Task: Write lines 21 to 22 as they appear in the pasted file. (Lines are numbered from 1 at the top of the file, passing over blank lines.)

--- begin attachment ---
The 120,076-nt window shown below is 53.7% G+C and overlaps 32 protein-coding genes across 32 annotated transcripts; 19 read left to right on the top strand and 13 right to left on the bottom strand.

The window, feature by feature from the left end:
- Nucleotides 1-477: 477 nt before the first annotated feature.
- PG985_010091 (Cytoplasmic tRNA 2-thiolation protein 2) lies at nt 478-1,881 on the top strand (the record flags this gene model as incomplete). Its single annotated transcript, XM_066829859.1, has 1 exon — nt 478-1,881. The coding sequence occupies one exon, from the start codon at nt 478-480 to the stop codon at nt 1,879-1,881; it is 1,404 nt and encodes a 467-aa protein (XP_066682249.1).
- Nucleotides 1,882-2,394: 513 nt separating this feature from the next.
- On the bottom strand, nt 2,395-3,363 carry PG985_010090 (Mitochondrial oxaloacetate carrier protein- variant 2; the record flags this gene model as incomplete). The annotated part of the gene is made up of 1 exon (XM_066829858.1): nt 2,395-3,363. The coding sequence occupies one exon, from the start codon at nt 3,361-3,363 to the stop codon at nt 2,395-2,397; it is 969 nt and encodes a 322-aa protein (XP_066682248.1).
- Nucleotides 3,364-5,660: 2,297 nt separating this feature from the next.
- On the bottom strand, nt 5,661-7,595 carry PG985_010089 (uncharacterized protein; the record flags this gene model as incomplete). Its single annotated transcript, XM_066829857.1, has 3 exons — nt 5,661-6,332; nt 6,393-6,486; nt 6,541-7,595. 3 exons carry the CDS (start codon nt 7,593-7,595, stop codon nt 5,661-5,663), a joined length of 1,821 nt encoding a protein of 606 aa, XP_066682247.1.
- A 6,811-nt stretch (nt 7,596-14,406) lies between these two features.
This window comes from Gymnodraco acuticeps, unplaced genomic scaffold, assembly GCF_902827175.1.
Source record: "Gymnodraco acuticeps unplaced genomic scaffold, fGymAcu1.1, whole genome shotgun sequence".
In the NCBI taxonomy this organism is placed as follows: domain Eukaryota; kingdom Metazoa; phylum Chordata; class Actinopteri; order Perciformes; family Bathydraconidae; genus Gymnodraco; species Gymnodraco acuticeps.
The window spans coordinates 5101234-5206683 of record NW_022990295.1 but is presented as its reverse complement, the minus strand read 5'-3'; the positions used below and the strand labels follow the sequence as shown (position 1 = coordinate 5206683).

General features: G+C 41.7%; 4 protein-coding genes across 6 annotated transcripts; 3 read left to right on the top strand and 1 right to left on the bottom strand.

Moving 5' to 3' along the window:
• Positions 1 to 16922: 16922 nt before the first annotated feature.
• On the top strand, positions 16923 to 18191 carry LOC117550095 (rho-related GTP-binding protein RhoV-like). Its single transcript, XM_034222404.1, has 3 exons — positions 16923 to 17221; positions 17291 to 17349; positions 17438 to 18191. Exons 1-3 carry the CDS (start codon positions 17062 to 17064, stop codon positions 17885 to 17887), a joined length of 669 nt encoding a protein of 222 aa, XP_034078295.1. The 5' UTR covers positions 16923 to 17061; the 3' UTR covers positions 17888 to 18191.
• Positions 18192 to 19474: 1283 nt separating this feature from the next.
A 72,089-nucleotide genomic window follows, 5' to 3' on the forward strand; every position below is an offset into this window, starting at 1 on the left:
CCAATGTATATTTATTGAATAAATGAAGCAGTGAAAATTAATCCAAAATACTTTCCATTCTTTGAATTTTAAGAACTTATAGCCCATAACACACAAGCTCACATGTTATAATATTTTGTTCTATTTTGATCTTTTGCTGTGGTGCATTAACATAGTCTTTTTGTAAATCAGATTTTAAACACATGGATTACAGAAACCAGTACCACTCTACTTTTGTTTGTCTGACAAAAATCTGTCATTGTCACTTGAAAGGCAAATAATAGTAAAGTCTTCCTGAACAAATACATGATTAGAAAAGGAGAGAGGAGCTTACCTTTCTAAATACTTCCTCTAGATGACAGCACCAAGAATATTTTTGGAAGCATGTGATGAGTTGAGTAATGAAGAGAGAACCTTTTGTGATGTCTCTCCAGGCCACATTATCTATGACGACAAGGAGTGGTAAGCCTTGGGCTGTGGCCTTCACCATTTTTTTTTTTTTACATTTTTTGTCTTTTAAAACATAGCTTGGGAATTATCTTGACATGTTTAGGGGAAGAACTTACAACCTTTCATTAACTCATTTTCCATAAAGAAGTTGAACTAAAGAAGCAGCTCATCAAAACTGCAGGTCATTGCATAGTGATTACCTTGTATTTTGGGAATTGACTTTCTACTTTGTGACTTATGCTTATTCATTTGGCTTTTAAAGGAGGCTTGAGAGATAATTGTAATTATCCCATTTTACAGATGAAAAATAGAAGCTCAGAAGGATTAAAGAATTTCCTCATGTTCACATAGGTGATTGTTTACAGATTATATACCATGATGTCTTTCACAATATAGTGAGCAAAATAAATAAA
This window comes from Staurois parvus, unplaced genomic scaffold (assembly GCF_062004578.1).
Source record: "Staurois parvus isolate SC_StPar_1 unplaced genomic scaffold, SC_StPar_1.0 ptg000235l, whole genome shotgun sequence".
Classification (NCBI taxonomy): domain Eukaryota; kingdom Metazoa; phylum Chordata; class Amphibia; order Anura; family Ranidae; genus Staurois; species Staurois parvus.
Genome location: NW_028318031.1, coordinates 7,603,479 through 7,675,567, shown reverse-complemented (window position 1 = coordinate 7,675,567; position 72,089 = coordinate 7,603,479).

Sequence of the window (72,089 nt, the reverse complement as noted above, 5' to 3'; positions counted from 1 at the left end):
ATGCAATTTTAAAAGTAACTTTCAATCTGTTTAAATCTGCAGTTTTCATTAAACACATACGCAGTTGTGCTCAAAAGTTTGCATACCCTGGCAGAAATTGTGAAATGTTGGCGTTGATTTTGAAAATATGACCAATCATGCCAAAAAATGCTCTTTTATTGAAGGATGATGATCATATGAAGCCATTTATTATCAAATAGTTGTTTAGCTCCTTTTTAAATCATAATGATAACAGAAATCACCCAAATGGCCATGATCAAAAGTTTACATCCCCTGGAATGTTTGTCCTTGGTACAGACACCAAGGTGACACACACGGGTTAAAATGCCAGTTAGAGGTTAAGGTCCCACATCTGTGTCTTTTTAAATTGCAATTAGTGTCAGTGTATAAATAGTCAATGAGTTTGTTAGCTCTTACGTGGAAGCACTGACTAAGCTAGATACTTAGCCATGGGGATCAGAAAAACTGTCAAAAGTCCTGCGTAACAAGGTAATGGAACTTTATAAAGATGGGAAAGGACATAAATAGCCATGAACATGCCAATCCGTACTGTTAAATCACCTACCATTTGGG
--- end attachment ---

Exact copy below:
This window comes from Staurois parvus, unplaced genomic scaffold (assembly GCF_062004578.1).
Source record: "Staurois parvus isolate SC_StPar_1 unplaced genomic scaffold, SC_StPar_1.0 ptg000235l, whole genome shotgun sequence".